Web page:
Chrysler Neon. The Neon is the Great Pretender and demonstrates why there aren’t more American cars on the road. It looks and feels unsubstantial, is a less than gleaming tribute to mass production, and is totally outmatched in this category.


Runners down: The Jaguar X-Type has been blamed for pushing the Leaping Cat to the brink of extinction. It’s a Mondeo in drag – not that there’s much wrong with the Ford – but folks expect more from a Jaguar than what the X-Type offers. Also, those who find the Mercedes-Benz C230K Sports Coupé good looking will feel different after a trip to the Kruger Park, where, they will discover, the fat black strip and red light clusters on the car’s hatch are reminiscent of the rear dimensions of an African baboon.


Performance cars


Sports cars are all sexy and fun, right? Well, they should be, but this is certainly not true in the case of the Smart Roadster. OK, so it looks kinda funky in a Tinker Toy kind of way but its little engine is so “pap” you'll end up dicing Daihatsu Charades... and lose thanks to a "disengage-pause-nod-engage" transmission in dire need of psychiatric treatment because it certainly doesn’t regard itself as a gearbox.


Then there's the Peugeot 307CC, which looks a like a whale with the roof up and like an art-deco bathtub with the roof down. Biggest problem, however, is that the dodgy electronics might see you driving around with a semi-erect roof... which, of course, is just simply embarrassing... And finally, there is the Ferrari 612 Scaglietti. Now, no Souf Effrican has probably driven a Scagliugly, and I read it is very good, but those awkward looks are enough to get it on my list. If cars were people, then this would be the offspring of Beyonce and Woody Allen...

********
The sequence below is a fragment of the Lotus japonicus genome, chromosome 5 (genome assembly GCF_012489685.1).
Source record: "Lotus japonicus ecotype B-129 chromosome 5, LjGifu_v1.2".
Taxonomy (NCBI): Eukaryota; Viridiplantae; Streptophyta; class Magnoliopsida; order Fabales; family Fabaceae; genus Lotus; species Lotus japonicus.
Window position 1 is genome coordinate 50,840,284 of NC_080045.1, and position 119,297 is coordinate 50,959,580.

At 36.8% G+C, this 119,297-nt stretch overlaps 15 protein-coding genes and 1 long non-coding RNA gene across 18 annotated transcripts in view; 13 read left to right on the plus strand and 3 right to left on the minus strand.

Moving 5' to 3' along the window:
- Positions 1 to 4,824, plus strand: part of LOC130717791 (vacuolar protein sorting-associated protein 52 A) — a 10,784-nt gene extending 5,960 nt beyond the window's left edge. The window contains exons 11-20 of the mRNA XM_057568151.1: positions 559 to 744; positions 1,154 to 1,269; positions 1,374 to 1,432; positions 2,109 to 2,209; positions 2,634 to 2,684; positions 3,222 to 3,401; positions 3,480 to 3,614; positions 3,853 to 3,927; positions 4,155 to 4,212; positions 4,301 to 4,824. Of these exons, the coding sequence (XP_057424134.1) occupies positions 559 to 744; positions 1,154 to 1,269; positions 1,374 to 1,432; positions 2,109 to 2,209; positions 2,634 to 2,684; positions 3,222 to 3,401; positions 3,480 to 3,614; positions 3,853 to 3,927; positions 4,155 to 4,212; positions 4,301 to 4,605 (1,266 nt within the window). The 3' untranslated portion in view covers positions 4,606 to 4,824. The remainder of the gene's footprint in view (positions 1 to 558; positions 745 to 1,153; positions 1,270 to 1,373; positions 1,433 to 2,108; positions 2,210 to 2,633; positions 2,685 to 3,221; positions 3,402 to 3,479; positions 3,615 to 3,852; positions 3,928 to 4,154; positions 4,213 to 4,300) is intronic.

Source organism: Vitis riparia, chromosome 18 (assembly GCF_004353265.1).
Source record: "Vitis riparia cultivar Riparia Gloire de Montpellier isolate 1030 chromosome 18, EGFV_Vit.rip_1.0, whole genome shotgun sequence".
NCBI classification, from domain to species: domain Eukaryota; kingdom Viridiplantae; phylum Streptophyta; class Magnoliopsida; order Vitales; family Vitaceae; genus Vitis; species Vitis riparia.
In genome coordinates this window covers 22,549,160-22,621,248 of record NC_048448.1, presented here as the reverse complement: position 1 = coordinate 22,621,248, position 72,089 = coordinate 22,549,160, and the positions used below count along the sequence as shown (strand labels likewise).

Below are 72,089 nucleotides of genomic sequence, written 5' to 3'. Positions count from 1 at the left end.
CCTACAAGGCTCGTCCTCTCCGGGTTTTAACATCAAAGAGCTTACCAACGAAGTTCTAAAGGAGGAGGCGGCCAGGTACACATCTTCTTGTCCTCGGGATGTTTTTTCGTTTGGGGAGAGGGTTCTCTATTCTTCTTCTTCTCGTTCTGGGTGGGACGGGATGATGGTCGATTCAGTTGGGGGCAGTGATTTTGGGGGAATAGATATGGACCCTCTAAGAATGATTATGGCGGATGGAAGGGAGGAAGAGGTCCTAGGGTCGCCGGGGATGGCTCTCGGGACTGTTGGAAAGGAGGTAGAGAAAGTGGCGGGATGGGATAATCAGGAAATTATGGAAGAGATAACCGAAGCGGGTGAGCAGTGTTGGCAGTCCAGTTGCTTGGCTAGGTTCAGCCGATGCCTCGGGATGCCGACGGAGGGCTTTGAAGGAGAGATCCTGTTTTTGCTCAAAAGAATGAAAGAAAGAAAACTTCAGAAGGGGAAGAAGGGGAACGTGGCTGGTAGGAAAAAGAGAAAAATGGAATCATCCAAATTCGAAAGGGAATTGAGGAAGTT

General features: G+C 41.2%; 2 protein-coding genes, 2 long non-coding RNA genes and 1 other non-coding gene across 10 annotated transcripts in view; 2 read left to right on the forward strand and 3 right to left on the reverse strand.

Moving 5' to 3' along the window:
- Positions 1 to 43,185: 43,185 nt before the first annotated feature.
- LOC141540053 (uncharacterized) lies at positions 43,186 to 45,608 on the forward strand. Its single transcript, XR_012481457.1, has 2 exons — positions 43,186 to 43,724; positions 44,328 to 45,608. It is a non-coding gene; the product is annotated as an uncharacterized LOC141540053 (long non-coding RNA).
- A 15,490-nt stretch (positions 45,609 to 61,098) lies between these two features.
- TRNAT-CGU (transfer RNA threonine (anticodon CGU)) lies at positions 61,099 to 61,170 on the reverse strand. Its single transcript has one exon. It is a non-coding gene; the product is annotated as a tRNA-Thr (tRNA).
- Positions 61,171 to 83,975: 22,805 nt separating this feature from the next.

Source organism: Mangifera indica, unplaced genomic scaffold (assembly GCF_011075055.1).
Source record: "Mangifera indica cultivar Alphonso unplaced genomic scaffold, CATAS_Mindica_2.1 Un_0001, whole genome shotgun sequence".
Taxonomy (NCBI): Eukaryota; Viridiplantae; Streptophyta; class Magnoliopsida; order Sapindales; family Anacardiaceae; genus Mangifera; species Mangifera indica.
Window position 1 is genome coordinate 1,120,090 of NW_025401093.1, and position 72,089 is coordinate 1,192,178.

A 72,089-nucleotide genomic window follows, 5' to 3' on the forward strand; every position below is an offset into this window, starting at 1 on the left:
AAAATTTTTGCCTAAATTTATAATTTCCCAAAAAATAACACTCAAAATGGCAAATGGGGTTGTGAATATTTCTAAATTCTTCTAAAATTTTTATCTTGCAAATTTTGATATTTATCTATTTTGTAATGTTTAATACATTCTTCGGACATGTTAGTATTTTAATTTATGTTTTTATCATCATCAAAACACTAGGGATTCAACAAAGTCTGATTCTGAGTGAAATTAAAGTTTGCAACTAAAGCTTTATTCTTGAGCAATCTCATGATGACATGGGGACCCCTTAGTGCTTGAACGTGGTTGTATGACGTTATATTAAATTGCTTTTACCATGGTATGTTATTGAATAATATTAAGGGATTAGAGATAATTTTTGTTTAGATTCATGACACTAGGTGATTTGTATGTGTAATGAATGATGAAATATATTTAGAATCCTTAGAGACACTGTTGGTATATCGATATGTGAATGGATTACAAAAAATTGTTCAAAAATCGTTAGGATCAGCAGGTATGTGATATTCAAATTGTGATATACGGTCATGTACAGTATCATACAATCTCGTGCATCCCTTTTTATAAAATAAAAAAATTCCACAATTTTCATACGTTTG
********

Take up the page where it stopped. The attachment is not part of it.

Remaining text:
Executive Saloon


In the twilight zone between the Camps Bay yuppie and the too-rich-by-half grand saloon geriatric, you’ll find the executive saloon buyers, who plump, more often than not, for German brands.


A pair of moulting cockerels, the Peugeot 607 and Renault Vel Satis serve to remind the French that they should stick to building très funky runabouts and MPV carry-alls. The former is over-ripe fromage awash with electronic gizmos that could go haywire without a moment’s notice, I’ve heard, and the latter is okay technically, but a ridiculous concept. The Kia Magentis is the reincarnation of the eighties Toyota Cressida. Let’s just hope big hair and leg warmers stay confined to the history books.


Grand Saloons

All the cars in this section are automotive tours de force and they should be. After all, you can buy houses for the money these behemoths cost. The most conspicuous of the lot is the Maybach 62, which you can park in your garage for the princely sum of R4 000 000. It could be the best car in the world, but flaunting that kind of opulence in a country where 42 per cent of the population is unemployed is just uncool.


Next week it's the turn of the Compact MPV/SW, MPV/SW, Compact SUV, SUV and Double-cab/pick-up sections on my Bottom 12 list. Until then, enjoy the ride and hope your car gets a not-so-honourable mention. Ciao, Jasmine

Part 2